[0006] The above-referenced related applications describe multi-camera systems wherein views from multiple cameras are combined to generate, for example, a light-field image or video stream that can be used in generating virtual reality (VR) or augmented reality (AR) content.

[0007] In many software applications for content creation, it is useful to navigate among views from multiple cameras. One such example is Nuke, a compositing suite available from Foundry, of London, United Kingdom. In generating VR or AR content, it is often necessary to navigate among dozens of video feeds, which can be challenging if the navigation interface is not clear and intuitive.

SUMMARY

[0008] In various embodiments, an improved interface is provided for navigating among views in a multi-camera environment. In addition to providing improved ease of use, such an interface also provides an overview of the scene represented by the captured video, by virtue of the positioning of various user interface elements representing different camera views.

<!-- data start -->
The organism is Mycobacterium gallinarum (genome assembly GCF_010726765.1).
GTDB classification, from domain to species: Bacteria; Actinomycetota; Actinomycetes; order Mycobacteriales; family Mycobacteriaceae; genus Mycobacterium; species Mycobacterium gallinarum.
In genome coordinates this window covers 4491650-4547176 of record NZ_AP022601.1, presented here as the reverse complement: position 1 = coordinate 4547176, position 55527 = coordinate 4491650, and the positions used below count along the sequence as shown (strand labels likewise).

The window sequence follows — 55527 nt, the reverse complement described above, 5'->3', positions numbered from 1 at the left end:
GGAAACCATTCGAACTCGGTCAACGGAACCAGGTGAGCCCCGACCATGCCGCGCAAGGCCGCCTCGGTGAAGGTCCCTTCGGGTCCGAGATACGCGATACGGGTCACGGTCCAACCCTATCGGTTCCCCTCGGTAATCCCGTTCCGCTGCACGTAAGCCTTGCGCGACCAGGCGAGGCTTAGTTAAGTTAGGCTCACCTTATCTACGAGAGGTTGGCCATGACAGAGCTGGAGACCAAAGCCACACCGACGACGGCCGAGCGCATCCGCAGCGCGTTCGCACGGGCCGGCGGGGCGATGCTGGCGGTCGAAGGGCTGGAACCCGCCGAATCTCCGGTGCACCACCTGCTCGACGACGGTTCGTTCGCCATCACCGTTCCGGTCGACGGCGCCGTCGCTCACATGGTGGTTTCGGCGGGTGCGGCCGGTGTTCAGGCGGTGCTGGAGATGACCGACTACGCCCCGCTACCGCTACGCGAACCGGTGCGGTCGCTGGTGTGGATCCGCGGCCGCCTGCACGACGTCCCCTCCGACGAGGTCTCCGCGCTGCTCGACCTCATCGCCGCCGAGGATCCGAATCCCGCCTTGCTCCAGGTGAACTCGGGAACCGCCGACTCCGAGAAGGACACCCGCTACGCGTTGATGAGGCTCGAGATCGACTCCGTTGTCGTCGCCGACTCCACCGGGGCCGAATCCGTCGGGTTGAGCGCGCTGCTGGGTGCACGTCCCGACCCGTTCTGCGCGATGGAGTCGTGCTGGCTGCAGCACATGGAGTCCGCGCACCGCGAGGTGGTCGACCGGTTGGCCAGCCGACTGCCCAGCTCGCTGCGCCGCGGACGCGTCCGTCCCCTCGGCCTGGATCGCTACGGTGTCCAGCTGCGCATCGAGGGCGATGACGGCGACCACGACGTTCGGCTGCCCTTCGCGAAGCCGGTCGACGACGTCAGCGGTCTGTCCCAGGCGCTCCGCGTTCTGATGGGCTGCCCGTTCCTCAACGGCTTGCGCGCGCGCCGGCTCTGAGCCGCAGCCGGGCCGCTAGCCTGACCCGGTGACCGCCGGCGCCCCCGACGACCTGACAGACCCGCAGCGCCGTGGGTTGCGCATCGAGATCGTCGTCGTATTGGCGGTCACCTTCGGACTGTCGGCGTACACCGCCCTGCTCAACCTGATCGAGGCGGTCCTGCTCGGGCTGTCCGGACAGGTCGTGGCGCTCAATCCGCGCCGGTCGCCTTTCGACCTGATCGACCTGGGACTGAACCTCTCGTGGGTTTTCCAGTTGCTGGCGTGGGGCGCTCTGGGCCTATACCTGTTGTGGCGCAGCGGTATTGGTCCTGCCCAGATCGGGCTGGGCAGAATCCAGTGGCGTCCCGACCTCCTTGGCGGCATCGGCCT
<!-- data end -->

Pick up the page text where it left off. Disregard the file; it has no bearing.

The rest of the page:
[0009] In at least one embodiment, the navigation interface includes a number of selectable user interface elements, arranged in a fashion that approximates the physical positions of the cameras. Each element corresponds to one of the cameras. Tapping or clicking on one of the elements causes a main window to display a current view from the corresponding camera or video feed. In at least one embodiment, each element identifies the camera to which it corresponds, for example by a label, icon, number, or the like. In another embodiment, each element is a thumbnail image of a representative view from the corresponding camera. The thumbnail image can be a still image, or it can be a video stream displaying a view from the corresponding camera (which may be either a live view or a recorded view). The video stream can optionally be accompanied by identifying information, labels, captions, timing data, and/or the like.